Urinary System 1

  1. Functions of the Urinary System
    • Excrete waste products from the body's fluids
    • Eliminate waste products from the body into the environment
    • Regulate the volume and pH of blood plasma
    • Regulate erythrocyte production
    • Regulates body's nutrient and electrolyte levels
    • Help the liver detoxify poisons
  2. Functions of the Kidneys
    • Filters blood plasma by returning useful chemicals to blood and eliminating waste
    • Regulates blood volume/pressure by eliminating or conserving water
    • Regulates osmolarity of blood by controlling amount of solutes eliminated
    • Secretes renin (hormone), which also controls blood pressure and electrolytes
    • Secretes erythropoietin to stimulate red blood cell production
    • Regulates CO2 concentration and pH of blood
    • Synthesize calcitriol to regulate calcium concentrations
    • Can synthesize glucose from amino acids in extreme starvation
  3. Waste
    Any substance that is useless to the body or present in excess of the body's needs
  4. Metabolic Waste
    Waste produced by the body
  5. Respiratory System Excretion
    Removes CO2 and other gases
  6. Integumentary System Excretion
    Removes water, inorganic salts, lactic acid, urea in sweat
  7. Digestive System Excretion
    Removes water, salts, CO2, lipids, bile pigments, cholesterol, food residue
  8. Urinary System Excretion
    Removes many metabolic wastes, toxins, drugs, hormones, salts, H+, water
  9. Nitrogenous Waste
    One of the vital roles of kidneys is to excrete nitrogenous waste
  10. Urea
    Formed from ammonia when proteins are broken down
  11. Creatinine
    Produced when creatine phosphate is broken down
  12. Uric Acid
    Produced when RNA is recycled
  13. Blood Urea Nitrogen (BUN)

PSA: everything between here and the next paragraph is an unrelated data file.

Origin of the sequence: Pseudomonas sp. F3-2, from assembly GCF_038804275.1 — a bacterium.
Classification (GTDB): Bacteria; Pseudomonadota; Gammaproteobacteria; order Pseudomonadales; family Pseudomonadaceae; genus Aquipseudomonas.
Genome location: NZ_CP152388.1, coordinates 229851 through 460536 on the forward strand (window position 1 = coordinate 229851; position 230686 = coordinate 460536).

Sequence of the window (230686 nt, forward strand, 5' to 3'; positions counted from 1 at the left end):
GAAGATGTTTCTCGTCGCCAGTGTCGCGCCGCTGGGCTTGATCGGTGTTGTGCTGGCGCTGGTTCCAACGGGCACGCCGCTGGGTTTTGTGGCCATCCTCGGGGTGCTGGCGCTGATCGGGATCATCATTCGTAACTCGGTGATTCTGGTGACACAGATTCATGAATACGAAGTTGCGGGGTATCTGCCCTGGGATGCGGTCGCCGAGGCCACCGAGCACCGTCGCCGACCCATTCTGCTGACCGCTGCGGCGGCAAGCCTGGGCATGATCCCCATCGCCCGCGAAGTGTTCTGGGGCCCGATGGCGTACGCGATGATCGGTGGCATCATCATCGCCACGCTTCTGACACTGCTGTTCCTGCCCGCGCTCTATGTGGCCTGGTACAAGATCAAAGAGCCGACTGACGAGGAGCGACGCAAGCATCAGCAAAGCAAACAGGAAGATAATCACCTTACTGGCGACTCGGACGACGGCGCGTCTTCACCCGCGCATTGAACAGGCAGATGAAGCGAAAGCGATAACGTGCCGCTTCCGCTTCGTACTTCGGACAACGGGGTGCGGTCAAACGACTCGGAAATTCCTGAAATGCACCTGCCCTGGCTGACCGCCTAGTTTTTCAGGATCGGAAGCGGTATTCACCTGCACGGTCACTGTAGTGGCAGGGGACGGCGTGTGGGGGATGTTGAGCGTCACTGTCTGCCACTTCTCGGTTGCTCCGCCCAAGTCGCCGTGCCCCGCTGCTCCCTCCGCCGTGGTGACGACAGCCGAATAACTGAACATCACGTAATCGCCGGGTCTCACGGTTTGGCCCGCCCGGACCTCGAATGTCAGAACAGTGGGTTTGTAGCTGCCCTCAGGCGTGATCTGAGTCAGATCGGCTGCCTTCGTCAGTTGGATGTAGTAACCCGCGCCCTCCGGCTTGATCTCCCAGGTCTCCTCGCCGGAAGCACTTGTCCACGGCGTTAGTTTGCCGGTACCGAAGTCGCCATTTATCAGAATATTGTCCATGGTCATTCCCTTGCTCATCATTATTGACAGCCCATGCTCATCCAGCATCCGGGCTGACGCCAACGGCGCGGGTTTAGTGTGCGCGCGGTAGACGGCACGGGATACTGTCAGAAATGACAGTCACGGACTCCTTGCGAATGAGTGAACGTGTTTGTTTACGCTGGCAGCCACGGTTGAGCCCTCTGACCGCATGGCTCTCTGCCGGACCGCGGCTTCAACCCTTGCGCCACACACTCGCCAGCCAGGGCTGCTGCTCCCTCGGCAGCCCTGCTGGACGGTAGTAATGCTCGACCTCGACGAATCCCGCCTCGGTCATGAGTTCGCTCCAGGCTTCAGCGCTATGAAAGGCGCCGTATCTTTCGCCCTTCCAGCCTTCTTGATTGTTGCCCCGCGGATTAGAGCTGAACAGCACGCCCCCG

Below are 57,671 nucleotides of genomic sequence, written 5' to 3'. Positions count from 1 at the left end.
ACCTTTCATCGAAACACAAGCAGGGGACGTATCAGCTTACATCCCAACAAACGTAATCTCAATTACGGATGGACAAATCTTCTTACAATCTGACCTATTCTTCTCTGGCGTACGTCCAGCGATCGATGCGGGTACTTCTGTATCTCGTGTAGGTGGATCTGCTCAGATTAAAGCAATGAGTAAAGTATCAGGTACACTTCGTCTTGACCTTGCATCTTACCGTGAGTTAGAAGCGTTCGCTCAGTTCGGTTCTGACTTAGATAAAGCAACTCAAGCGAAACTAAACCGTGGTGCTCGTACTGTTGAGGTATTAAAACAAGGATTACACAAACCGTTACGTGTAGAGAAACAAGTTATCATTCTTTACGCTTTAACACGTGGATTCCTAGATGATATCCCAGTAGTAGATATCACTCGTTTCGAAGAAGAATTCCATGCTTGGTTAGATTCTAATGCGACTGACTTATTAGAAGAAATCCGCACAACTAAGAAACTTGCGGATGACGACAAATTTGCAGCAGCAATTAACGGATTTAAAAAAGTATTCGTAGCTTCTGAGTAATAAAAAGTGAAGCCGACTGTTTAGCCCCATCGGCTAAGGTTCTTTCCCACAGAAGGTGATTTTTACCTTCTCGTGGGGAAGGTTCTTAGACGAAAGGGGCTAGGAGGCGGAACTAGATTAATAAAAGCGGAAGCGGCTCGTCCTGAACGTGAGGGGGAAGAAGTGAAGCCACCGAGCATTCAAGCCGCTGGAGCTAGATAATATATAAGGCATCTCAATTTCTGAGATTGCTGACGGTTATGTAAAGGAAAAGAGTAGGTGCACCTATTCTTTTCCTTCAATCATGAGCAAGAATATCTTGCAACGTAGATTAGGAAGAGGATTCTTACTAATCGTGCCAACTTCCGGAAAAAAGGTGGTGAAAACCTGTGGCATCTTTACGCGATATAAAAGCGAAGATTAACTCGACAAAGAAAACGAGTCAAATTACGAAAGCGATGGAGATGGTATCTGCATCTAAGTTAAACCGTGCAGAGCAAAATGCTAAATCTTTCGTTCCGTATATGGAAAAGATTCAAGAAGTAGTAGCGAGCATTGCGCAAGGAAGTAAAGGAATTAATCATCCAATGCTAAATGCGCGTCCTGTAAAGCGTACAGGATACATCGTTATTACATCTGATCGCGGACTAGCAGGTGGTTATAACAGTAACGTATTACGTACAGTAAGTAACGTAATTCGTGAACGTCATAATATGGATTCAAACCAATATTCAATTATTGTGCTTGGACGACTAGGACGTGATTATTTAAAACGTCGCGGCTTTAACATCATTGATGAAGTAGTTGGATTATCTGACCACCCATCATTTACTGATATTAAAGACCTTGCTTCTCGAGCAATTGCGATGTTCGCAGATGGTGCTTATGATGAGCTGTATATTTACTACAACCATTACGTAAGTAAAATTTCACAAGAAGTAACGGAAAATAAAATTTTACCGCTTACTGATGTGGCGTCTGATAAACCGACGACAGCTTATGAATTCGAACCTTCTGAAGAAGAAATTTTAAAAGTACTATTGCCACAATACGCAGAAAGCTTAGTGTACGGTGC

Measure of nitrogenous waste levels in blood
  14. Azotemia
    Elevated BUN
  15. Uremia
    Syndrome of diarrhea, vomiting, dyspnea, and cardiac arrhythmia from toxicity of nitrogenous waste
  16. Fibrous Capsule
    Layer of collagen covering outer surface of kidneys; provides protection from trauma and infection
  17. Perirenal Fat Capsule
    Thick layer of adipose tissue surrounding the fibrous capsule; cushions kidneys
  18. Renal Fascia
    Fibrous outer layer that anchors kidney to abdominal wall
  19. Structure of Kidney
    • Lateral surface receives renal nerves, blood vessels, and ureter (at hilum)
    • Renal Sinus: Area around hilum that contains blood and urine-collecting structures
  20. Renal Medulla
    • Renal Columns: extensions of cortex between the pyramids
    • Renal Pyramids: 6-10 per kidney
  21. Lobe of Kidney
    Pyramid plus overlying cortex
  22. Minor Calyx
    Cup at the papilla (point) of the pyramid that collects urine
  23. Major Calyx
    Convergence of several minor calyces
  24. Renal Pelvis
    Convergence of several major calyces
  25. Ureter
    Continuation of renal pelvis down to urinary bladder
  26. Blood Supply
    Kidneys receive 20-25% of cardiac output
  27. Nephrons
    • Afferent arterioles branch off of interlobular arteries, and each one supplies one nephron
    • Nephrons carry out all of the filtering/regulation functions of the kidney
    • 1.2 million in each kidney
  28. Microcirculation
    • Afferent arterioles become ball of capillaries (glomerulus)
    • Blood drained from glomerulus by efferent arterioles
    • Efferent arterioles lead to peritubular capillaries (cortex) or vasa recta (medulla)
  29. Renal Plexus
    Nerves wrapped around renal artery that go to blood vessels and tubules of nephron
  30. Sympathetic Innervation of Kidney
    • Reduces glomerular blood flow and rate of urine production
    • Stimulates kidneys to secrete renin, which stimulates water and salt reabsorption at nephron
  31. Parasympathetic Innervation of Kidney
    • From vagus nerve
    • Increases rate of urine production
  32. Nephron Structure
    • Renal Corpuscle: consists of glomerulus and glomerular (Bowman's) capsule; filters blood plasma